How did the Russians deal with the Stalin era? Here’s part 1 of an essay I wrote a while back on the topic.
The effects of human tragedy and trauma manifest themselves daily in the hearts and minds of those who have struggled through trials and yet survived. On a person level, people keep on living; they keep on scratching out an existence while constantly being reminded of the hurt and pain they have experienced. But on a national level, how does a collective society deal with the ‘sins of the past’? History shows us that the scarred hands of society are slow to own up to the “elephant in the room”. Some thirty years after the genocidal regime of Pol Pot laid waste to the Cambodian countryside, the Cambodian nation is only now beginning to own up to the tragedy of the Khmer Rouge era by starting their first war crimes tribunal. Likewise, during the 1990s as Russian society stepped gingerly into the post-Soviet era, the long silence concerning the Stalin era began to be lifted. Organizations were established to track gulag prisoners. The media began to print information about the by-gone era which had never roamed far from the consciousness of the people. There was an unprecedented openness about uncovering the truth. This nation-wide self reflection points to a conflicted Russia; a nation trying to exorcise the demons of the Stalinist past while coping with new found openness that has left their economy in shambles and has many people longing for the predictability of life under the Soviet Union.
The Soviet Communists had controlled the history of the Soviet people for so long that by the time the reforms of glasnost and perestroika rolled along in the mid-1980s, it became unclear just how to begin the process of unveiling the truth of the Stalinist era abuses. In 1988, the history section in the Russian national high school exam was cancelled because, as the newspaper Izvestia wrote, it was “full of lies” (Hochschild 132). The view of official history from the Stalin era onward was completely determined by the party. History itself stood on such wobbly ground that one historian quipped “you never know what is going to happen just yesterday” (Hochschild 139). Now in the face of great changes, everything that was once under the strictest review of censors was now open to unprecedented debate and discussion. This openness gave people the freedom to deal with the past in a candid manner.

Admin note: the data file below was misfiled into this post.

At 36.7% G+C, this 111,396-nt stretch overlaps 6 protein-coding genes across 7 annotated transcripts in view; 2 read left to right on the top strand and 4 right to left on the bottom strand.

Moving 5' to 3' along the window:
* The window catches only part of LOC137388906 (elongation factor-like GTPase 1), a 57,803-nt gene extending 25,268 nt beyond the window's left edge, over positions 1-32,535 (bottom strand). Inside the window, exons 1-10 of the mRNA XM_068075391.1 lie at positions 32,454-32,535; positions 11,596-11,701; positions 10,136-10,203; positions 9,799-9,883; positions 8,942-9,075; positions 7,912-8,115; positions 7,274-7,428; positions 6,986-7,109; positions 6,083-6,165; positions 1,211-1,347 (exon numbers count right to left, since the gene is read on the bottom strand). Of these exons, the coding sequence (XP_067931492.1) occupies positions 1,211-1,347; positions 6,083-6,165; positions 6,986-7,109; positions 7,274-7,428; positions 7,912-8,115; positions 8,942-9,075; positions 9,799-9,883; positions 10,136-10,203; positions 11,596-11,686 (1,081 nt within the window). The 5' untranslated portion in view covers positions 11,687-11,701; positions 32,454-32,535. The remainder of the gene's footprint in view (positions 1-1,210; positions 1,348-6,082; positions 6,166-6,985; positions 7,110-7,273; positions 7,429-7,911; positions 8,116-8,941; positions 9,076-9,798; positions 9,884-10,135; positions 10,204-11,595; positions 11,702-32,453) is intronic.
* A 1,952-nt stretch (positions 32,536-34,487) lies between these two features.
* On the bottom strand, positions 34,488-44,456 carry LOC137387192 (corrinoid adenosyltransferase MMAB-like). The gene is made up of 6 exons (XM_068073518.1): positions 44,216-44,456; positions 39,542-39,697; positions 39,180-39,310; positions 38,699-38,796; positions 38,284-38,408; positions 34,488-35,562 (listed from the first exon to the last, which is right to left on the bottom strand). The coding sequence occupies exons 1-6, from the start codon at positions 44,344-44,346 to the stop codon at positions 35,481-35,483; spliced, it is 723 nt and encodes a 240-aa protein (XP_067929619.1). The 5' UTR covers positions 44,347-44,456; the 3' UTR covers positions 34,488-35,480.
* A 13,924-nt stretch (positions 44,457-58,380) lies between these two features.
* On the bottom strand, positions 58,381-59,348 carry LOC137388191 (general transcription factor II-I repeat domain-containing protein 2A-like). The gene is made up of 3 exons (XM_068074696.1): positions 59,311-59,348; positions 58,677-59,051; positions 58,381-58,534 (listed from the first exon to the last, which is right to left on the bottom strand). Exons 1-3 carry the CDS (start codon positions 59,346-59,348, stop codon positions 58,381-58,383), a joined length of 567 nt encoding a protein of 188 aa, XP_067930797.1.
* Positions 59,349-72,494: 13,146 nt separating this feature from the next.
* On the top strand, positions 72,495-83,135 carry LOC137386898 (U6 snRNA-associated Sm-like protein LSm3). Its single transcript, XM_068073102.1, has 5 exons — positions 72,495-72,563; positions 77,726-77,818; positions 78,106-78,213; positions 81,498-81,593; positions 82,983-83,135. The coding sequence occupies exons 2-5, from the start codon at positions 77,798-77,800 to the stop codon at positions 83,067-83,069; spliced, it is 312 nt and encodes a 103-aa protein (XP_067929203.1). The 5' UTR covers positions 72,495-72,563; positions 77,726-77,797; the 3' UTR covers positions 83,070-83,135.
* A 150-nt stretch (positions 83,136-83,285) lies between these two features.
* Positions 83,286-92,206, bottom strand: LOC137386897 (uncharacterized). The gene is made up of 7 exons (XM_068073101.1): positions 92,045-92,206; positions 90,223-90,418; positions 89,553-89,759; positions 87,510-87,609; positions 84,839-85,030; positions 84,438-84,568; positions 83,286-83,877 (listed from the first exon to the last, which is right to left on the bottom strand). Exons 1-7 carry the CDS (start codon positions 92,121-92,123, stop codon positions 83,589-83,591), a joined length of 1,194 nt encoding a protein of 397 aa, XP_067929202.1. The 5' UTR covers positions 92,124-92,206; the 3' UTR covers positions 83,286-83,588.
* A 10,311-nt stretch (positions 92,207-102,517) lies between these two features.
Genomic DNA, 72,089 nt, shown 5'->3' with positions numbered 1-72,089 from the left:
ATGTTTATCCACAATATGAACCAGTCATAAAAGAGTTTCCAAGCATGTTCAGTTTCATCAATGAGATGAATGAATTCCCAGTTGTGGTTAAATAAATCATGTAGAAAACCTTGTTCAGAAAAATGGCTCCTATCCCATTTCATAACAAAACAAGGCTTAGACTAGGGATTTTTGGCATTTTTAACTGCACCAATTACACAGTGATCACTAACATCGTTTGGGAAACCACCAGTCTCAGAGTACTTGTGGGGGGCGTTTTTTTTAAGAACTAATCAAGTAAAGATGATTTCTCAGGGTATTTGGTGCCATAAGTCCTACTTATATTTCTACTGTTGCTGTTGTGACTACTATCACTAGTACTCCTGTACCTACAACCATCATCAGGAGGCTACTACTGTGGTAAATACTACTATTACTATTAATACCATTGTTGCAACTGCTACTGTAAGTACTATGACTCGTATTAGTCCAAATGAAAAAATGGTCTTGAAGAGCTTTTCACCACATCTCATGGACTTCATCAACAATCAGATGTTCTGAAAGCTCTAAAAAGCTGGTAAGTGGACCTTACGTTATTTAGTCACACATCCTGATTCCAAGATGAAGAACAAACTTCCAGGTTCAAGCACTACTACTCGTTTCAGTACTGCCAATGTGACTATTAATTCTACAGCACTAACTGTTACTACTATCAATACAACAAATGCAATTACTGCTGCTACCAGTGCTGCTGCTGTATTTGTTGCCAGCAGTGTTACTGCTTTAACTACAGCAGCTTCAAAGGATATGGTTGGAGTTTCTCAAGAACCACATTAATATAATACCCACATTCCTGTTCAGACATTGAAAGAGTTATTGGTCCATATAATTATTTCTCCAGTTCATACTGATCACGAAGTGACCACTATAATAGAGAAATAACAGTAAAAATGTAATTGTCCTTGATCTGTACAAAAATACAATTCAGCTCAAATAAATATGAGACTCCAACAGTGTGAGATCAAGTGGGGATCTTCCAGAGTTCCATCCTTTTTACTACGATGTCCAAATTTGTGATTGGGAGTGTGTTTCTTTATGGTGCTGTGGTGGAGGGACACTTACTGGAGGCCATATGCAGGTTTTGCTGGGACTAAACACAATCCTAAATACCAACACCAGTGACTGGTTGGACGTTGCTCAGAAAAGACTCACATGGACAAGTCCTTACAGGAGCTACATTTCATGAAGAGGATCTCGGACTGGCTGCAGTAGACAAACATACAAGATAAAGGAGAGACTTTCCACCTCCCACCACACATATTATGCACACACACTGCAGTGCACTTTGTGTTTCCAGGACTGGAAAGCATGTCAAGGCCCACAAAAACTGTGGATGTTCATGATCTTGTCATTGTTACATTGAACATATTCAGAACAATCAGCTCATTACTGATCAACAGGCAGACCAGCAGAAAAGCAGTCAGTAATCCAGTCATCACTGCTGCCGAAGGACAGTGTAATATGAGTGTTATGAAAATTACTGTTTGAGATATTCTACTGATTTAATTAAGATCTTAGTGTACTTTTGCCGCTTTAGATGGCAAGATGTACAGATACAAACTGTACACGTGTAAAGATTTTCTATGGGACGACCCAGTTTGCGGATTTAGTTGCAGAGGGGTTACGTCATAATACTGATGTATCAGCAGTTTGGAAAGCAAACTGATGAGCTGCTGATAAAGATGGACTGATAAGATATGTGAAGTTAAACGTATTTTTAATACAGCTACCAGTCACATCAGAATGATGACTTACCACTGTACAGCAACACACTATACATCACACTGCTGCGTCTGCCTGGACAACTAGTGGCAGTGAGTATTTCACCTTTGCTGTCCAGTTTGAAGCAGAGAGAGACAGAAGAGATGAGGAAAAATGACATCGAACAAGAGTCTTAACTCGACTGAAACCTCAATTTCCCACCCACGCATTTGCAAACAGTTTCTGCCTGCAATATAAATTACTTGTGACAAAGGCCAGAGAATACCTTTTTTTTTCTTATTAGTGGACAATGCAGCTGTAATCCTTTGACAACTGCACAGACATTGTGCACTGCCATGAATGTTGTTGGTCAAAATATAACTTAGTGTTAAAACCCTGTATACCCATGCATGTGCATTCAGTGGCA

Soviet Union General Secretary Gorbachev set the tone for this retelling of history. Gorbachev felt that until the Russian people had a good comprehension of everything that had transpired over the last fifty years that he would have a difficult time doing anything to change Soviet society in the present (Service 450). As Russian historian Robert Service says, “Gorbachev called for the ‘blank spots’ in the central party textbooks to be filled” (451). With the reform in school history curriculum and with the outpouring of tales of Stalinist terror being told in an unprecedented manner through newspapers, films and other media (Service 454), the Russians of the last decade before the new millennium were on fertile ground to finally tell their stories of the past. And so they did.